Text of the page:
“I know it can sound intimidating at first to imagine intervening, but overwhelmingly when someone does step in to help someone out, they ultimately report feeling glad that they did.”
Project SoundCheck was quickly adopted into training sessions for festivals like Bluesfest and Westfest and Ferderber reporters that volunteers often express that they are better equipped to intervene. Many festival partners have made this training mandatory.
“I think as event producers it is our job to do everything we can to ensure the safety and overall comfort of our guests and attendees,” says Westfest founder and producer, Elaina Martin. She explains how the festival has incorporated many of Project SoundCheck’s suggestions into their emergency plans for this year’s festival which begins Friday in Laroche Park.
“The work that the Sexual Assault Network is doing is very important to help ensure that festival patrons feel comfortable coming to our event,” Mark Monahan, executive director of Bluesfest, said last year. “We are looking forward to our partnership with them, and taking part in the training that they are providing for our leadership team.”
Project SoundCheck has recently partnered with the I Can MANifest Change Project, a public awareness campaign to end violence against women by means of empowering men and boys to not become perpetrators but act as agents of change. Ferderber says the group is vital to their mission and stresses that sexual violence cannot end without male involvement. Through training, both groups strive to make this season a safer one.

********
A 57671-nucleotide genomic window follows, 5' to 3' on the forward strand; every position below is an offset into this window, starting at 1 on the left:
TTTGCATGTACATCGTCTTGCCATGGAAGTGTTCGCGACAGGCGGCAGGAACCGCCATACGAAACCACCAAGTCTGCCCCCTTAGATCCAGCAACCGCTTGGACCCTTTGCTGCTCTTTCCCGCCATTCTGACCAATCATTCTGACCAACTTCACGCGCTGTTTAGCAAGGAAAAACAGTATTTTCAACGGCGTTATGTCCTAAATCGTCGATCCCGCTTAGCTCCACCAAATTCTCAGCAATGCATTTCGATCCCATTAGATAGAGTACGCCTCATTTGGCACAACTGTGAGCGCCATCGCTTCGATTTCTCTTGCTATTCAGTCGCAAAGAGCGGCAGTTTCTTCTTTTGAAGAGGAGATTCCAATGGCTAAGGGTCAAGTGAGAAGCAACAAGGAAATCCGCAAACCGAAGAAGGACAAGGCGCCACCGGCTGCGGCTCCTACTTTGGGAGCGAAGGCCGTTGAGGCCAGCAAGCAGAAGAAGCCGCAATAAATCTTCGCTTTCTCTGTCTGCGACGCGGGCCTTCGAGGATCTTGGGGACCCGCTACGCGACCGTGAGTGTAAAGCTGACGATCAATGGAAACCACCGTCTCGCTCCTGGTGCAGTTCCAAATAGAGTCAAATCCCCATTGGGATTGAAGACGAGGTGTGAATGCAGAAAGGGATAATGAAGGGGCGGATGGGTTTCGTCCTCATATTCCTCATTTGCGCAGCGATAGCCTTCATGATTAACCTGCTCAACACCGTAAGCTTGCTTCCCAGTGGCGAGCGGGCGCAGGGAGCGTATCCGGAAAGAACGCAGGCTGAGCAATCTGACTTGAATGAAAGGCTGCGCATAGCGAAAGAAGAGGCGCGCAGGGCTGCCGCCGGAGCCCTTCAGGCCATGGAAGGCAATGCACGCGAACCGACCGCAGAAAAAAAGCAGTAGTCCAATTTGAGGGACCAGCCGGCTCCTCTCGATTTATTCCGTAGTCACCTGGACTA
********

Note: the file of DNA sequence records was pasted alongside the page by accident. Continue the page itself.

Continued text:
Dr. Sampsel urges people to drink conservatively. Over 90 per cent of the victims in her study stated they voluntarily drank or used drugs prior to an assault with 60 per cent having lost consciousness. Whereas 60-80 per cent of sexual assault victims knew their attacker, one third of them in mass gathering assaults did not. It is suggested to be mindful of those around you. While the groups are not suggesting festival attendees be frightened to go out and have a good time – festivals are supposed to be fun, after all – they do address a growing need and hope training is mandatory for any city sanctioned event by next year.
“Sexual violence is not unique to festivals, but big gatherings have such a high concentration of people that it is important to consider sexual violence prevention along with other safety issues that event planners already consider, such as first aid, emergency preparedness, or over-intoxication,” says Ferderber. “If you are going to a festival or event this year, if you are an artist, ticket-buyer or a vendor, please ask them what their plan is to prevent sexual violence. Let them know that this issue is important to you.”
More information and tips in bystander intervention can be downloaded on the SAN Ottawa website. Events and organizations wishing to set-up a free training session can email: SanOttawa@FamilyServicesOttawa.org.